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Our stone heritage

Lane Head Quarry, Yorkshire, 1929, BGS©NERC. Click to enlarge.

Building stone repairs to Castlemilk Stables, Glasgow, 2007. BGS stone matching report, BGS©NERC.

Stone is one of our most important natural resources, and in most parts of the UK the local stone has for centuries provided a source of high quality, versatile and durable building material. The most important civic, ecclesiastical and industrial buildings in many communities are made of stone, as are many houses, bridges, boundary walls and monuments. The rich and varied bedrock geology of the UK is reflected in the diversity of this vast and impressive stone-built heritage, adding colour and texture, and influencing building style. As a result, stone-built structures play a hugely important role in defining the distinctive character and 'sense of place' that distinguishes different parts of the UK, and they provide a tangible and revealing legacy of centuries of social and industrial development.

More than three thousand different natural stones have been used in the built heritage of the UK. However, around a century ago the rapid introduction of relatively cheap modern building materials lead to a dramatic reduction in the number of active building stone quarries, and the loss of associated skills and knowledge; today, only around two hundred quarries in the UK produce building stone.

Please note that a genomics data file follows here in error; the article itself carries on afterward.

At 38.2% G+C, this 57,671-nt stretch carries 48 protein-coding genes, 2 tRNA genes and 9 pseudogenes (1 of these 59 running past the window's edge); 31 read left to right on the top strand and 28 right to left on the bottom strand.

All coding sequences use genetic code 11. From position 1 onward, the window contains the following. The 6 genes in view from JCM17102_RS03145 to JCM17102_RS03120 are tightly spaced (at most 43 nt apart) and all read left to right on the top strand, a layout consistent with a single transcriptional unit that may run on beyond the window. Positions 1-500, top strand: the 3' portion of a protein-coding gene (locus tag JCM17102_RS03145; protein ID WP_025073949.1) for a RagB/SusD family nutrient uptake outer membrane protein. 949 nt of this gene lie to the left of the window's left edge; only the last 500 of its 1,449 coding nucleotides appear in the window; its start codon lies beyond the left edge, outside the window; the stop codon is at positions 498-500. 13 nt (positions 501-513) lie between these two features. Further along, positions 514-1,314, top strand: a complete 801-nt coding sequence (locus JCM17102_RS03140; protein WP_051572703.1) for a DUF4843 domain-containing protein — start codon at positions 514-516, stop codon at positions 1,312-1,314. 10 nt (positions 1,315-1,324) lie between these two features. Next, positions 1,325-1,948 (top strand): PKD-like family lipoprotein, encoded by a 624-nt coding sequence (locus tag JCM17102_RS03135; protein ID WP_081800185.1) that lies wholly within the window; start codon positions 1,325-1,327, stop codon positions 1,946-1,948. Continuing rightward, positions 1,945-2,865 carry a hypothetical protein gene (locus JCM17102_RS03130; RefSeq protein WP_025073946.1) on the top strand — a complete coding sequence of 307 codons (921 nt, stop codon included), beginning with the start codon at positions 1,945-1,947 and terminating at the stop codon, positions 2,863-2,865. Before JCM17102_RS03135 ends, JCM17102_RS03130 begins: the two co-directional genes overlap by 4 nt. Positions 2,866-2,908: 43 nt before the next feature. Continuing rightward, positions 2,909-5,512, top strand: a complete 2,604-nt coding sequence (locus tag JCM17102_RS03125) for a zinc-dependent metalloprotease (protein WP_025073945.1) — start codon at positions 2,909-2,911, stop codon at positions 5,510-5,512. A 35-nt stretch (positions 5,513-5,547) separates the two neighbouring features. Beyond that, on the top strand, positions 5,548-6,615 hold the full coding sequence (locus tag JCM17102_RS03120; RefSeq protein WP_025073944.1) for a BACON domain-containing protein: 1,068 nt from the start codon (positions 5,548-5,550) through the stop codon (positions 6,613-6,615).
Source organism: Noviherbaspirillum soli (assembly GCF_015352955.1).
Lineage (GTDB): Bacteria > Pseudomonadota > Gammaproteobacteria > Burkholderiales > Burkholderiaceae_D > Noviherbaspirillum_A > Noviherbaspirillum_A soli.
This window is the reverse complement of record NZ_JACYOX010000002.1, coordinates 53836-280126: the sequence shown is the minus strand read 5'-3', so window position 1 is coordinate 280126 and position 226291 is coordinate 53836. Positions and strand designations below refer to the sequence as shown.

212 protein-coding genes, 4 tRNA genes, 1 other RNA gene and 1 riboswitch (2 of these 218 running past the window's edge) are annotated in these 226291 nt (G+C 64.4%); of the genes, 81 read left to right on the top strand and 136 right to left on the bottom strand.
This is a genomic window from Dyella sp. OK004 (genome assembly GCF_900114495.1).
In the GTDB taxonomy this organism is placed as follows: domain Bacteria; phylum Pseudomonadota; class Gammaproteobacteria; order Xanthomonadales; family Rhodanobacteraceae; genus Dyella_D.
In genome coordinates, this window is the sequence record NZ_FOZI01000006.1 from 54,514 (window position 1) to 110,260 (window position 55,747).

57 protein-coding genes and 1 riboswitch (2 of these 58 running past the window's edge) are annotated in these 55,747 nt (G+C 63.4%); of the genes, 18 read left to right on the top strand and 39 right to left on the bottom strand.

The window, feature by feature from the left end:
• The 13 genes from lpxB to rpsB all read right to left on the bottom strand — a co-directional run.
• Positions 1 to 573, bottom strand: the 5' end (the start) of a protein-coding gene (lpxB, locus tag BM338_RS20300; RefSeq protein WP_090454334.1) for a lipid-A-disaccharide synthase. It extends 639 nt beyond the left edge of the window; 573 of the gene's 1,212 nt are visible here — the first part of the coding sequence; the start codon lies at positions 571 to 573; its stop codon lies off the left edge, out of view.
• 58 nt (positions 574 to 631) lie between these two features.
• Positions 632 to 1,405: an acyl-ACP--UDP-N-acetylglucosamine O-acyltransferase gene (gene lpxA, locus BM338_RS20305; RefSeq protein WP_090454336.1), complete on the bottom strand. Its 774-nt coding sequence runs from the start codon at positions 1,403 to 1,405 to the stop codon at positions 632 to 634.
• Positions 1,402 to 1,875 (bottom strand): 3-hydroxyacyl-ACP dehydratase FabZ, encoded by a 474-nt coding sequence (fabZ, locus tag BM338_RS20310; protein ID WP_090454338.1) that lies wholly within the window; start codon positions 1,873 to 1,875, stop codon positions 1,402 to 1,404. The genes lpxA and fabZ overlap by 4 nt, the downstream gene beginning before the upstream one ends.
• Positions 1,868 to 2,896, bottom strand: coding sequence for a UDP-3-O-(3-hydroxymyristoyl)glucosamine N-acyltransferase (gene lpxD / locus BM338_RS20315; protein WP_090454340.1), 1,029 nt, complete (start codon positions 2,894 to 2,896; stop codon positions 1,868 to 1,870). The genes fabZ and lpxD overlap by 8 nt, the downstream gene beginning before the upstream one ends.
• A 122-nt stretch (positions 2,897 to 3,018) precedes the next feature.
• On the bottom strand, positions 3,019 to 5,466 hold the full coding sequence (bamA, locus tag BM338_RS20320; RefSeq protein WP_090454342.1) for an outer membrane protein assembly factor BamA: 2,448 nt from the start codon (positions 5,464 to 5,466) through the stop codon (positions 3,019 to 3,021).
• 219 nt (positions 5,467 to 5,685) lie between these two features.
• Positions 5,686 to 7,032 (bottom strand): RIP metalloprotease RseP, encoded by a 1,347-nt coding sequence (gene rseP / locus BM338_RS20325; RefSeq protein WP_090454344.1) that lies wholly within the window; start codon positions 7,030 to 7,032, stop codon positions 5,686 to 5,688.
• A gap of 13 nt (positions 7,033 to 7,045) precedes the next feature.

Recent years have seen a dramatic increase in the use of natural stone throughout the UK, driven by the growing number of ageing buildings that are in need of repair, a growing awareness of the value of the stone-built heritage, and a renewed interest in using natural stone in new-build projects. As a consequence, building owners need information about the distribution and condition of the different stones in their buildings in order to develop effective maintenance and repair strategies; construction firms and conservation organisations need to know where to source the best currently available stone to use in building repairs; and stone suppliers need to know there is likely to be a demand for a new supply of stone before opening a new quarry or re-opening an historical quarry.